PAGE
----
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Last Updated on May 5, 2015, by eNotes Editorial. Word Count: 544

As in most of his novels, Thomas Berger's central theme in The Houseguest is the moral initiation of a sympathetic character. In this case, the central character is a woman (a nearly unprecedented event for Berger): Lydia, the daughter-in-law of Doug and Audrey Graves, who has been married to their son, Bobby, for only five weeks. Lydia is from an Italian- American family who have recently become wealthy. The Graveses represent old wealth and status; Doug is an attorney in a prosperous law firm established by his grandfather. The polite, but unfeeling, social setting provides a new and challenging environment for Lydia.

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Lydia gains insight and self-esteem, even as the civility of the novel begins to unravel, She finds that, almost alone in the family, she retains a sense of moral responsibility. She also proves to have the strongest inner resources for dealing with Chuck's challenge to peace and order. If the most practical way to deal with him is to plan and execute his murder, then Lydia is more capable than the others of committing the act. Nevertheless, the events of the novel continually surprise her, and she is astonished by the remarkable restoration of order attained by the simple expedient of hiring Chuck at the novel's conclusion. Her initiation is completed when she becomes aware of the importance of good manners for civilized behavior. "I don't think I've ever before understood what manners are," she says. "And I'm not at all sure I do even now." But her heightened awareness is confirmed by her insistence that she will stay only on condition that she remain a houseguest.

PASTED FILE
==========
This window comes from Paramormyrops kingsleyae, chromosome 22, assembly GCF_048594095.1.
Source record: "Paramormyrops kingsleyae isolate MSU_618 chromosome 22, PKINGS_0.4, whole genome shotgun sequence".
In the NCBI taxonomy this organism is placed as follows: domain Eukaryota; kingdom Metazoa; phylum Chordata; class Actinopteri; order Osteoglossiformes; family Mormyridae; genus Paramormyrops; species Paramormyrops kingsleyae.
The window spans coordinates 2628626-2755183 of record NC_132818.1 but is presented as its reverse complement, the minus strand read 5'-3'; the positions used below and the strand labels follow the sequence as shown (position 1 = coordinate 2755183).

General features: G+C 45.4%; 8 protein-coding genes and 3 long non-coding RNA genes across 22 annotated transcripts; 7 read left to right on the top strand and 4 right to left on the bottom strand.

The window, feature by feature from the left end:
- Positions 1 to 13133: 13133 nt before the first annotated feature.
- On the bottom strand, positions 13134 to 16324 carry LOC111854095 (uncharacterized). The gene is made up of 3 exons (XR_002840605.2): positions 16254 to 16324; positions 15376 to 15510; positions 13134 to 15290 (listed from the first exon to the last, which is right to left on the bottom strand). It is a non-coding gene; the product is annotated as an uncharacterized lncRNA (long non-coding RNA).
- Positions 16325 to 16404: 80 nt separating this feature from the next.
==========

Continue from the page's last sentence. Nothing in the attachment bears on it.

Most of the other characters are comic triumphs. Doug Graves, the philandering husband and father, is especially hilarious because of his combination of civility and insufferable arrogance, not to mention the contrast between his tireless womanizing and his fastidious avoidance of vulgarity in speech and conduct. His easy acceptance of indebtedness—so long as his creditors do not become noisy or importunate—is also amusing. Equally memorable is Audrey, his patient but insecure wife, who monitors his infidelities as some follow the baseball box scores; yet she never brings up his secret affairs. Bobby lacks his father's self-assurance, but nevertheless provides an amusing moment when he breaks out of his lifelong silence about his parents' neglect of him.

The houseguest of the title, the enigmatic Chuck Burgoyne, is an effective portrait of a social climber whose competence in numerous areas allows him to feel contempt for his hosts, whom he sees as people who take privilege for granted. He wants acceptance on the social level of the Graveses; at the same time he clearly feels the superiority and contempt of a self-made man toward this family whose social position is due to accidents of birth. Presented largely through the eyes of the other characters, Chuck seems driven by obscure motivations until the truth comes out. In the end, Chuck is one of the novel's most successful characters, since his behavior is clearly the result of a powerful ingrained ambivalence toward the Graveses. The numerous Finches, who are mostly minor characters, are superbly sketched. Berger portrays their conduct as bordering on the outrageous, but he resists the temptation to take them beyond the limits of believability.

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